The success of John Carpenter’s Halloween, which drew inspiration from Black Christmas, ignited a massive slasher craze from 1978-1984. Both foundational slashers still hold high regard today, so it’s not surprising that many of the slashers that followed would attempt to emulate their predecessors to achieve similar success.
A subset of those horror movies directly lifted the holiday motif, laying claim to specific days. For many, it worked. Friday the 13th launched a massive franchise. New Year’s Evil rolls off the tongue when thinking of New Year’s Eve horror. And My Bloody Valentine, released forty years ago on February 11, 1981, became irrevocably intertwined with Valentine’s Day. My Bloody Valentine’s longevity extends far beyond its title, though, owing much to its worldbuilding, affable characters, and, of course, its bloody kills.
In its initial theatrical run, the review in the New York Times said the film “probably won’t make you shiver with fright, but it’s almost certain to make you squirm, first with irritation and then with revulsion.” Granted, critics were notoriously unkind to slashers back then, and the irony is that the film was famously trimmed of its gore to avoid an X-rating. Luckily, that gore has been restored in recent Blu-ray releases, but it speaks volumes about the film that it was able to build up a massive fanbase even in the decades where that gore cut was out of reach.
Much of the credit belongs to the way screenwriter John Beaird and director George Mihalka take the time to flesh out the town of Valentine Bluffs and its residents. The little mining town with a population of 3,785 feels lived in; they take pride in their township, and it shows in the way they deck every street and shop with holiday décor. It’s a place where everyone knows each other, and most of them work at the Hanniger Mining Company. Revealed in conversations, many embrace the small-town life because they don’t have any choice. Like lead protagonist Jesse “T.J.” Hanniger (Paul Kelman), who arrives at the beginning of the film after a lengthy failed attempt to find success out west. Then there’s the central love triangle between T.J., former flame Sarah (Lori Hallier), and new beau Axel (Neil Affleck).
T.J.’s return coincides with the first return of Valentine Bluffs’s official holiday dance and a new series of gruesome murders. The deaths are thought to be Harry Warden’s return, a crazed miner that went on a killing spree twenty years prior. After work supervisors abandoned the mining team in favor of the annual Valentine’s Day dance, a tunnel collapsed and trapped the workers for days, with only Warden found alive. He spent a year in an institution but broke out on Valentine’s Day to enact revenge on those supervisors. After Warden carved out their hearts and warned he’d return if ever another dance commenced, it put an official moratorium on the festivities. The official attempt to reinstate the dance canceled yet again, the town’s youth decide to host a Valentine’s party of their own, prompting a bloodbath like never before.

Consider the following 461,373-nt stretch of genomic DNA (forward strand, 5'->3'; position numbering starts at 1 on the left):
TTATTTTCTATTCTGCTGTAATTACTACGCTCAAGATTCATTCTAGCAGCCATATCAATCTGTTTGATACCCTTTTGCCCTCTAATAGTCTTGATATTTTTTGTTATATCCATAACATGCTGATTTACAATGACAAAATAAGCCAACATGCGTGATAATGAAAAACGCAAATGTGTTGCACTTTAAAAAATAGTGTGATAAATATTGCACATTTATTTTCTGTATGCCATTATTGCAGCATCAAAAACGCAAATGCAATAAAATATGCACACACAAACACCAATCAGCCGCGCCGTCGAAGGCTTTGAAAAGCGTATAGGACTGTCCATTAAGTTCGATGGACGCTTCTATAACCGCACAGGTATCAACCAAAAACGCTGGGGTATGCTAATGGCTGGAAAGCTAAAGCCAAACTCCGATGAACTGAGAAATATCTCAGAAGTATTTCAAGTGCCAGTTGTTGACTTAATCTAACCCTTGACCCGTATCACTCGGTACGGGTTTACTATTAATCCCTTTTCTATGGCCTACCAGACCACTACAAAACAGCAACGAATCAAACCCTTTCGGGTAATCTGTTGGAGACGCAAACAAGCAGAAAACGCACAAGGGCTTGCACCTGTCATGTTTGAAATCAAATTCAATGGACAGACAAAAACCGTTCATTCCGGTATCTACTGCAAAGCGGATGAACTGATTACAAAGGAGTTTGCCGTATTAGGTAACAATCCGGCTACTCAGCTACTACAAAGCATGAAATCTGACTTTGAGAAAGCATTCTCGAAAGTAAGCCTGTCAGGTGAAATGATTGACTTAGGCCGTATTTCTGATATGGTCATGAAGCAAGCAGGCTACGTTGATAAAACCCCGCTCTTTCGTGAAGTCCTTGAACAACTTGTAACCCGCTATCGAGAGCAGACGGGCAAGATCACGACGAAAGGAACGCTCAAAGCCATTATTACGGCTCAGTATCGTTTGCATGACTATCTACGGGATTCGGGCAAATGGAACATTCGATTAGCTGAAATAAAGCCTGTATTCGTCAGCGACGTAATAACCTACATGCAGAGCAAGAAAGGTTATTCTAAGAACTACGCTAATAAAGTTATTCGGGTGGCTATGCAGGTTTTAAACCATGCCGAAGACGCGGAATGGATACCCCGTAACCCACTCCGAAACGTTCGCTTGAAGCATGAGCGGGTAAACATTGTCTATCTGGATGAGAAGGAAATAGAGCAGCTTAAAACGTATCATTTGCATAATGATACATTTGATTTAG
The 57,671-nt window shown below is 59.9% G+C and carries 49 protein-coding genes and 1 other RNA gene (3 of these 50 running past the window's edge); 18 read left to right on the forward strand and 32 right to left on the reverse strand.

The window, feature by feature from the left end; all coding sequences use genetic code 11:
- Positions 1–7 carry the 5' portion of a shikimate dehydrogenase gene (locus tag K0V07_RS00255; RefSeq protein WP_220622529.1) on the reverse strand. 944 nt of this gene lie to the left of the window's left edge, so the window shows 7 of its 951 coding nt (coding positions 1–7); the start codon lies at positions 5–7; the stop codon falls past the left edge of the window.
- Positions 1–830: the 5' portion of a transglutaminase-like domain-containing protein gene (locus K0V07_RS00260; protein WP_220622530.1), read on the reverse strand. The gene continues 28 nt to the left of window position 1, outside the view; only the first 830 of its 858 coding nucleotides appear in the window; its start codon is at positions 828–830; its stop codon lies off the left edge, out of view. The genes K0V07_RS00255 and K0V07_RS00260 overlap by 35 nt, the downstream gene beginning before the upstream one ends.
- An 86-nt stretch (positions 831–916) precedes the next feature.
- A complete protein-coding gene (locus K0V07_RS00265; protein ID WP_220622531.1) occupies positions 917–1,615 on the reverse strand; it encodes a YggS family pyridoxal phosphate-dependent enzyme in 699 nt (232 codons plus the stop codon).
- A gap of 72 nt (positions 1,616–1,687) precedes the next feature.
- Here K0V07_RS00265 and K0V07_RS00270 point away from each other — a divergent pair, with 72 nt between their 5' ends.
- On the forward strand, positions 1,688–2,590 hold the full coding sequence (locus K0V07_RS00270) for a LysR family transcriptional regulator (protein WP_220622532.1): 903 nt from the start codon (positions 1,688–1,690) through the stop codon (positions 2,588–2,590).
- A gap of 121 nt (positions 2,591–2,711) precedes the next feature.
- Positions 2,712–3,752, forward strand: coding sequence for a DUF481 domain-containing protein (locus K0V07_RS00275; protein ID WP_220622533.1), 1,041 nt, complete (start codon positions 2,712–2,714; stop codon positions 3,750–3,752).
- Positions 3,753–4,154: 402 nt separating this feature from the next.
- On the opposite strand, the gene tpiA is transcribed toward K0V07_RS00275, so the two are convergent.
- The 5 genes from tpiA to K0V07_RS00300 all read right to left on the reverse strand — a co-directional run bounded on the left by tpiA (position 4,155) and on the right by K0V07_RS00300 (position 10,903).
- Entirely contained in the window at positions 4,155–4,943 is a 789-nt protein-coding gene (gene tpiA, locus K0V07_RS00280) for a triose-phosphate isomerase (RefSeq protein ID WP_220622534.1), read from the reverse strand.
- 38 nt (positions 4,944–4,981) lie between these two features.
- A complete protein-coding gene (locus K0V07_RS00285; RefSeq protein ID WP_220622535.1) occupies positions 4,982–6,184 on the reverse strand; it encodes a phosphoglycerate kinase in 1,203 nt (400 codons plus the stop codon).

Gore cut or no, there are some fun and creative kills as “Harry Warden” hacks his way at random through town. The moment poor Mabel (Patricia Hamilton) is found, scalded in the laundromat’s dryer, indicates that someone else has donned Warden’s uniform- even though she seems targeted for being the head of the decorating committee. The typical hallmarks that spell certain doom in slashers, like premarital sex, don’t apply here. The murder-mystery starts slowly at first until the final thirty-minutes when a slasher-within-a-slasher plays out in the mines. Drill bit deaths, a nail gun to the skull, a head shoved into boiling hot dog water, and pickaxes impaled through multiple victims all indicate a blue-collar killer adept at turning anything handy into a weapon.
No trip to Valentine Bluffs would be complete without a nod to “The Ballad of Harry Warden” by composer Paul Zaza. The crooning folk ballad kicks in after Axel’s maniacal laugh ushers in the end credits, retelling the haunting legend that doomed Valentine Bluffs’s ability to ever approach Valentine’s Day with any normalcy.
Forty years later, My Bloody Valentine still reigns supreme as the quintessential holiday horror movie. It’s a uniquely perfect blend of blue-collar horror and small-town holiday fare, full of memorable kills and characters. There’s more than one way to lose your heart to Valentine’s Day-set horror, as the tagline puts it, but it’s still hard to beat this 1981 favorite.